Label: Time Released Sound
Date: August 6th, 2021
Video By: Ryan Powell
I was debating on whether I should share some of my slight irritations on the following topic and decided to stay true to my views, so here it is – I’m getting a little tired of the albums that were “composed during the lockdown” and often reflect on the artist’s particular mood of isolation, fear, and dread. Admittedly, in the first year, it was a suitable soundtrack for our everyday being and perfectly followed a repetitive arc. But as the days dragged on, and the weeks merged into months and then finally years, this theme became yet another monotonous blur in an already smudged timeline, and it started to pull, dragging down and in. And so I had to withdraw… I needed that “something else” – something other than this… And with this slightly rejected introduction, I want to say that I have found that “something” in the latest collaboration between Jakob Lindhagen and Dag Rosenqvist, which they called Stadsbilder!
At last, here’s a soundtrack for the stories of cities, sometimes collapsing to be built anew, cities reflecting the lives of its people, constantly changing and breathing with life. Even as humans retreated and sheltered, cities took on a new feel of their own. What is the future of cities when we will be gone? This beautiful concept is captured in a video created by Ryan Powell produced for the first single off this album, titled “Gasljus” (which means “gaslight” in Swedish). Here’s a glimpse of the future of London if we keep on marching the same ugly road. “Dust and ash role in, filling the streets of the former city with the memory of distant fires. The land has retreated, and on the banks of an ever-looming Thames, a heron hunts and London’s last glass spires disappear into the silt.” The stage now is set.
The album traverses these visions in a beautiful, tension-filled, cinematic score. Those familiar with works by Lindhagen [see Headphone Commute’s review of Paces from 2017], and the many sonic towers of Rosenqvist [almost too many to list, but definitely check out elephant and Vowels], as well as his collaboration with Aaron Martin as From The Mouth Of The Sun, will without a doubt appreciate the landscape painted by these two composers. Expect nothing less than slow-building dynamics, soul-aching piano, and heart-wrenching tones. Thick smudges of textures blend with the layers of organic and electronic, weaving in plucked and bowed instruments, heavenly cello (played by Sebastian Selke of CEEYS) and vintage analogue synthesizers. All this, and more, can be daydreamed within.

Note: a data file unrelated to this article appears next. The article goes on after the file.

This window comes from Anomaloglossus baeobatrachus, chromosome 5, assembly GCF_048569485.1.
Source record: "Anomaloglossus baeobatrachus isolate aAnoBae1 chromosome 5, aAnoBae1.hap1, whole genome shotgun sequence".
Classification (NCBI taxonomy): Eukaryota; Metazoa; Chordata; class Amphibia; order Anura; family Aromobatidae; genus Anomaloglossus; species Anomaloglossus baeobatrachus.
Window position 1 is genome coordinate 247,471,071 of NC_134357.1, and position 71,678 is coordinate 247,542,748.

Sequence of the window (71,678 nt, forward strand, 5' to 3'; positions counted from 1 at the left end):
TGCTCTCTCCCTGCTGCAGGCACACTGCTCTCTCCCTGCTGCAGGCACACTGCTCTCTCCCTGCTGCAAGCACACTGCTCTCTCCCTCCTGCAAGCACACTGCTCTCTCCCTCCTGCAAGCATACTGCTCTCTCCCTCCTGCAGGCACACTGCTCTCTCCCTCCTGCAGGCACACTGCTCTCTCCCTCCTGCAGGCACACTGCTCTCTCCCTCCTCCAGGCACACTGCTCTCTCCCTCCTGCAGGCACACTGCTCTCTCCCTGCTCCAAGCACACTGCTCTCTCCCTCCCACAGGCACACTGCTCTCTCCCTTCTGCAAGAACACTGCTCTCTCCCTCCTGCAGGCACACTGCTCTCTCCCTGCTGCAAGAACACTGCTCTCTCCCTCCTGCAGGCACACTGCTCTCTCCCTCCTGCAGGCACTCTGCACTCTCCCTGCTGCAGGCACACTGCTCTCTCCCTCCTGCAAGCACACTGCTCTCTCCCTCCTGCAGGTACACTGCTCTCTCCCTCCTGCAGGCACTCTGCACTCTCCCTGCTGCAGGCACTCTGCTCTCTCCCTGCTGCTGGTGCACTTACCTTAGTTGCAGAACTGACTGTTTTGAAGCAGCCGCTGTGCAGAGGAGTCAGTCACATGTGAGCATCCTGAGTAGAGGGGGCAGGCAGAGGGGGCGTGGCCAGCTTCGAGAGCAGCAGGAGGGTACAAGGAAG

[The project] reflects on both the historical and current state of cities, and how there are multitudes of layers where, over time, wood gives way to concrete, and where gravel roads give way to the pavement. Of course, the ghosts and the memories of these places will always remain, and all that has come to pass will be with us still…
Stadsbilder is released on California-based Time Released Sound on Friday, August 6th, available in two vinyl editions. As usual with this highly collector-sought out imprint, there will be a super-limited version of 180g vinyl, “each with handmade collages constructed from original vintage views of the American southwest, antique interior design prints and 100-year-old industrial engravings and other paper ephemera mounted on the front of heavyweight recycled kraft board record jacket.” A standard vinyl version and digital edition will be available on all of your favourite platforms. I recommend that you grab this one fast!